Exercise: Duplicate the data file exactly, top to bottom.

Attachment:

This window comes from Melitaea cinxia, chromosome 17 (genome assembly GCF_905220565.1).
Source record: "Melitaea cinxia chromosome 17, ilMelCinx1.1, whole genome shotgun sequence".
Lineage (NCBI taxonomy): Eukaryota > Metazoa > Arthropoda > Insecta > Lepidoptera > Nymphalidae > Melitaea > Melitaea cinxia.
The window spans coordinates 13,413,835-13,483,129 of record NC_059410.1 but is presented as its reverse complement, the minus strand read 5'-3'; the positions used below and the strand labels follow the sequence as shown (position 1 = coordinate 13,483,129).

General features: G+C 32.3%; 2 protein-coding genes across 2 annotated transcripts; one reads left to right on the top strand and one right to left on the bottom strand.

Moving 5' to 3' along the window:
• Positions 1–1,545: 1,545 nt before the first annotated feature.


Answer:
This window comes from Melitaea cinxia, chromosome 17 (genome assembly GCF_905220565.1).
Source record: "Melitaea cinxia chromosome 17, ilMelCinx1.1, whole genome shotgun sequence".
Lineage (NCBI taxonomy): Eukaryota > Metazoa > Arthropoda > Insecta > Lepidoptera > Nymphalidae > Melitaea > Melitaea cinxia.
The window spans coordinates 13,413,835-13,483,129 of record NC_059410.1 but is presented as its reverse complement, the minus strand read 5'-3'; the positions used below and the strand labels follow the sequence as shown (position 1 = coordinate 13,483,129).

General features: G+C 32.3%; 2 protein-coding genes across 2 annotated transcripts; one reads left to right on the top strand and one right to left on the bottom strand.

Moving 5' to 3' along the window:
• Positions 1–1,545: 1,545 nt before the first annotated feature.